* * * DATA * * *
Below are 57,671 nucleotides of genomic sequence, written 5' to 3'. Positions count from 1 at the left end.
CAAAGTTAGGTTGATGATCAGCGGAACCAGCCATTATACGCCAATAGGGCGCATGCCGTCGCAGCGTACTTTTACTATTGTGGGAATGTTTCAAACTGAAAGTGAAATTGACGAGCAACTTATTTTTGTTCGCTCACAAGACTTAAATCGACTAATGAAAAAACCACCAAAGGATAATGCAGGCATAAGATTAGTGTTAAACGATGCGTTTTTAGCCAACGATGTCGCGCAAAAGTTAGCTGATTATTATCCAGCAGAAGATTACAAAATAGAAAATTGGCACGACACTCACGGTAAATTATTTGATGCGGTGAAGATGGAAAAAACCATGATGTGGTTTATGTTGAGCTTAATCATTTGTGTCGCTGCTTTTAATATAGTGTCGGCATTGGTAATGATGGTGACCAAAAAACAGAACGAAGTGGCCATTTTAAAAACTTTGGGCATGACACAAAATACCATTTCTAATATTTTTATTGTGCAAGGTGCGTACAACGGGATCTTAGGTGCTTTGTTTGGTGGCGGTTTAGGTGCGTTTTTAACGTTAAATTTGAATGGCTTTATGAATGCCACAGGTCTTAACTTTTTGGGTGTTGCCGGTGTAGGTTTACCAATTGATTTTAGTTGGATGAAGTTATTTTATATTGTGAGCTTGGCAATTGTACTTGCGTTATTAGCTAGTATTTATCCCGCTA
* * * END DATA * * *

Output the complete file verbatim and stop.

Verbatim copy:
Below are 57,671 nucleotides of genomic sequence, written 5' to 3'. Positions count from 1 at the left end.
CAAAGTTAGGTTGATGATCAGCGGAACCAGCCATTATACGCCAATAGGGCGCATGCCGTCGCAGCGTACTTTTACTATTGTGGGAATGTTTCAAACTGAAAGTGAAATTGACGAGCAACTTATTTTTGTTCGCTCACAAGACTTAAATCGACTAATGAAAAAACCACCAAAGGATAATGCAGGCATAAGATTAGTGTTAAACGATGCGTTTTTAGCCAACGATGTCGCGCAAAAGTTAGCTGATTATTATCCAGCAGAAGATTACAAAATAGAAAATTGGCACGACACTCACGGTAAATTATTTGATGCGGTGAAGATGGAAAAAACCATGATGTGGTTTATGTTGAGCTTAATCATTTGTGTCGCTGCTTTTAATATAGTGTCGGCATTGGTAATGATGGTGACCAAAAAACAGAACGAAGTGGCCATTTTAAAAACTTTGGGCATGACACAAAATACCATTTCTAATATTTTTATTGTGCAAGGTGCGTACAACGGGATCTTAGGTGCTTTGTTTGGTGGCGGTTTAGGTGCGTTTTTAACGTTAAATTTGAATGGCTTTATGAATGCCACAGGTCTTAACTTTTTGGGTGTTGCCGGTGTAGGTTTACCAATTGATTTTAGTTGGATGAAGTTATTTTATATTGTGAGCTTGGCAATTGTACTTGCGTTATTAGCTAGTATTTATCCCGCTA